The carbon footprint of crime has fallen, study finds
A study led by an Engineering Doctorate student at the University of Surrey has found that the carbon footprint of crime over the last 20 years has fallen.
The study, published in the British Journal of Criminology, applied estimates of the carbon footprint of criminal offences to police-recorded crime and self-reported victimisation survey data, to estimate the carbon footprint of crime in England and Wales between 1995 and 2015.
The study was conducted by Helen Skudder at the University of Surrey and supported by the Engineering and Physical Sciences Research Council (EPSRC), the Home Office, and Secured by Design Police Crime Prevention Initiatives Limited.
The carbon footprint of acquisitive and violent crime was estimated at around 7 million tonnes CO2e in 1995, falling to below 3 million tonnes CO2e by 2015. This represents a substantial carbon drop of 62% and a total cumulative reduction of 54 million tonnes CO2e over this period.
Research lead Helen Skudder said: “All public bodies, organisations and businesses must reduce their carbon emissions wherever possible, so to ignore these carbon emissions risks crime prevention strategies being unsustainable. Our study has shown that the carbon emissions have fallen further than the rate of crime, with a 48% carbon drop observed alongside a 30% crime drop.”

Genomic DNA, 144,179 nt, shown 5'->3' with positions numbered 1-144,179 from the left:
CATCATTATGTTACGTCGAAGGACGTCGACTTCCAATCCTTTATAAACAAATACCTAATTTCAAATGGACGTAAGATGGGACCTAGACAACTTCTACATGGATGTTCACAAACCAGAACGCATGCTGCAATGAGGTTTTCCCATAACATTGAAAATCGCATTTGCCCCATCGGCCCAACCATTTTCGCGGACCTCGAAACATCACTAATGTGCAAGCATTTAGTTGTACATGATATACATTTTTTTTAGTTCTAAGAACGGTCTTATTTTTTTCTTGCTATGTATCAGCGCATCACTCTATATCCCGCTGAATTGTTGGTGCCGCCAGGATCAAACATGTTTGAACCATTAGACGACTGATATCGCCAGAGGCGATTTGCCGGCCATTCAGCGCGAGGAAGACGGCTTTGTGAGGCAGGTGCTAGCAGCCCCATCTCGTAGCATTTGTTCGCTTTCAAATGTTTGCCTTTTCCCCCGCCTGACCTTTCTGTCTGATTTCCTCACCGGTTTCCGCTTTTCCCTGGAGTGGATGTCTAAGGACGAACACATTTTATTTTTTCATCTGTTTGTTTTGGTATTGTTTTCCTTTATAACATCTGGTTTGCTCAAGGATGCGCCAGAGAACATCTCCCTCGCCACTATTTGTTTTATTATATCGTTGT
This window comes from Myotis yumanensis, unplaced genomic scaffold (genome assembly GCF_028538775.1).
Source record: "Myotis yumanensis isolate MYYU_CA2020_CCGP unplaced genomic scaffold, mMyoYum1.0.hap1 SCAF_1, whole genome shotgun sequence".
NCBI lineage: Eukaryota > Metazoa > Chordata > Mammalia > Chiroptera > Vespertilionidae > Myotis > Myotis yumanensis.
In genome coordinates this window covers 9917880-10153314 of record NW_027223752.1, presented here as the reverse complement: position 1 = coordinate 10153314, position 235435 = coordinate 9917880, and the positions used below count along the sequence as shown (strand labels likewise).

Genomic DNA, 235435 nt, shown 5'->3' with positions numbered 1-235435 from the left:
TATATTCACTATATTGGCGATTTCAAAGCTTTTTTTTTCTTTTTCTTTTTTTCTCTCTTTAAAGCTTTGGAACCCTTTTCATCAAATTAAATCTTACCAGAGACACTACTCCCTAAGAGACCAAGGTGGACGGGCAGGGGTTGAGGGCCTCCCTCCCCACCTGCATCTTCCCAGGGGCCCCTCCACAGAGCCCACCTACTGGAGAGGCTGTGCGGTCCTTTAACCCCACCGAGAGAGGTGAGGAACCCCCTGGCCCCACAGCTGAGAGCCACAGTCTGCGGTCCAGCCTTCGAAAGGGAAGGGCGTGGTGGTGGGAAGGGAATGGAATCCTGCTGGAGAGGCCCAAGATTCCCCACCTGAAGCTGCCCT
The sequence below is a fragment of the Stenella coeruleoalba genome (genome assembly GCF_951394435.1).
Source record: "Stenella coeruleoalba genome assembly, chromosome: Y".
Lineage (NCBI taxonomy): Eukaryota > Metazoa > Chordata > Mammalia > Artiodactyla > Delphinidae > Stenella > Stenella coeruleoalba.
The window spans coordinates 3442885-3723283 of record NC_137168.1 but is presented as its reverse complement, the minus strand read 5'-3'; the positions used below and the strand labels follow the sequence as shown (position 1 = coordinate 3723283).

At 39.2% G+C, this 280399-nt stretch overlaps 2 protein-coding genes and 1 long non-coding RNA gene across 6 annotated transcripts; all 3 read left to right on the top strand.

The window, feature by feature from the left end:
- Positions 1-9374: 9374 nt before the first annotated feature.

Focusing on areas that resulted in the majority of emissions reductions may offer the best potential opportunities for further decreasing the footprint in the future. These include burglary and vehicle offences, which reduce the need to replace stolen or damaged items, which was found to contribute substantially to the carbon footprint.
The relationship between the drop in crime and drop in carbon footprint is complex. A 30% drop in police-recorded crime between 1995 and 2015 resulted in a 48% reduction of carbon emissions. This clearly demonstrates that there is not a straightforward relationship between the number of offences and the resulting carbon footprint.
The study has its limitations, mainly concerned with the carbon footprinting methodology and application of 2011 carbon footprint data to each year in the series. Also, the emissions reductions are only potential: the absolute reductions will depend on how the money saved when crimes are prevented is spent. However, this study adds to previous research on the carbon footprint of crime, and the results presented in the paper are an important contribution towards a growing connection between crime prevention and sustainability agendas.